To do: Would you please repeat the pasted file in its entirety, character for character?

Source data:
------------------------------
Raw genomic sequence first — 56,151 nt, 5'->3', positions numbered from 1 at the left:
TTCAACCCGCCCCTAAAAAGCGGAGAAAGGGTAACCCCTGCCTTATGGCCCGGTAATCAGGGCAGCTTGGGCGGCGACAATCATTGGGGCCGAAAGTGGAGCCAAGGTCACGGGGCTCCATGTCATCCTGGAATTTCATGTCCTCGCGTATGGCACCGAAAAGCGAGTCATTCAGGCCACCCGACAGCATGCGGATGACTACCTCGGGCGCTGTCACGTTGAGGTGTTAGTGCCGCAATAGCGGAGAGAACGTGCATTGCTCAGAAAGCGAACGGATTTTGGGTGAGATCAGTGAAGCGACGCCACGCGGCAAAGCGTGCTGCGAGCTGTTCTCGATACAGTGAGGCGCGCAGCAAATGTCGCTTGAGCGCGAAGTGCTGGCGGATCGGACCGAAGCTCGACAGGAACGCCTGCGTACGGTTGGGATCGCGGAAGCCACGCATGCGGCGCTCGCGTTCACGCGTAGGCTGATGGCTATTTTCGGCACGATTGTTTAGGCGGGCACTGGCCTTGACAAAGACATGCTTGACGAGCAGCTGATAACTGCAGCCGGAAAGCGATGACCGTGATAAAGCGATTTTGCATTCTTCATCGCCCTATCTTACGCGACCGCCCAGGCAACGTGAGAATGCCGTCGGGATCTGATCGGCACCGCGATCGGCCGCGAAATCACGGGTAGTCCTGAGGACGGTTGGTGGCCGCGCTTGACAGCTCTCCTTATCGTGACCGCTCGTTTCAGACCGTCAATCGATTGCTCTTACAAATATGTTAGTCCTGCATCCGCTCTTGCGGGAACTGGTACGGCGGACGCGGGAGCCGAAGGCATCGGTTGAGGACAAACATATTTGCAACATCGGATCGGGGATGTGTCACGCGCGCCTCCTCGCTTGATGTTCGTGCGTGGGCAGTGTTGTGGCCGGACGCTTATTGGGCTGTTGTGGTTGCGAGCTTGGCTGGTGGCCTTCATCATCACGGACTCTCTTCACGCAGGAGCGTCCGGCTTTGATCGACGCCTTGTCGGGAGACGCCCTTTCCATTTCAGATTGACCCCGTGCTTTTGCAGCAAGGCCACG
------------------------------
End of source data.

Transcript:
Raw genomic sequence first — 56,151 nt, 5'->3', positions numbered from 1 at the left:
TTCAACCCGCCCCTAAAAAGCGGAGAAAGGGTAACCCCTGCCTTATGGCCCGGTAATCAGGGCAGCTTGGGCGGCGACAATCATTGGGGCCGAAAGTGGAGCCAAGGTCACGGGGCTCCATGTCATCCTGGAATTTCATGTCCTCGCGTATGGCACCGAAAAGCGAGTCATTCAGGCCACCCGACAGCATGCGGATGACTACCTCGGGCGCTGTCACGTTGAGGTGTTAGTGCCGCAATAGCGGAGAGAACGTGCATTGCTCAGAAAGCGAACGGATTTTGGGTGAGATCAGTGAAGCGACGCCACGCGGCAAAGCGTGCTGCGAGCTGTTCTCGATACAGTGAGGCGCGCAGCAAATGTCGCTTGAGCGCGAAGTGCTGGCGGATCGGACCGAAGCTCGACAGGAACGCCTGCGTACGGTTGGGATCGCGGAAGCCACGCATGCGGCGCTCGCGTTCACGCGTAGGCTGATGGCTATTTTCGGCACGATTGTTTAGGCGGGCACTGGCCTTGACAAAGACATGCTTGACGAGCAGCTGATAACTGCAGCCGGAAAGCGATGACCGTGATAAAGCGATTTTGCATTCTTCATCGCCCTATCTTACGCGACCGCCCAGGCAACGTGAGAATGCCGTCGGGATCTGATCGGCACCGCGATCGGCCGCGAAATCACGGGTAGTCCTGAGGACGGTTGGTGGCCGCGCTTGACAGCTCTCCTTATCGTGACCGCTCGTTTCAGACCGTCAATCGATTGCTCTTACAAATATGTTAGTCCTGCATCCGCTCTTGCGGGAACTGGTACGGCGGACGCGGGAGCCGAAGGCATCGGTTGAGGACAAACATATTTGCAACATCGGATCGGGGATGTGTCACGCGCGCCTCCTCGCTTGATGTTCGTGCGTGGGCAGTGTTGTGGCCGGACGCTTATTGGGCTGTTGTGGTTGCGAGCTTGGCTGGTGGCCTTCATCATCACGGACTCTCTTCACGCAGGAGCGTCCGGCTTTGATCGACGCCTTGTCGGGAGACGCCCTTTCCATTTCAGATTGACCCCGTGCTTTTGCAGCAAGGCCACG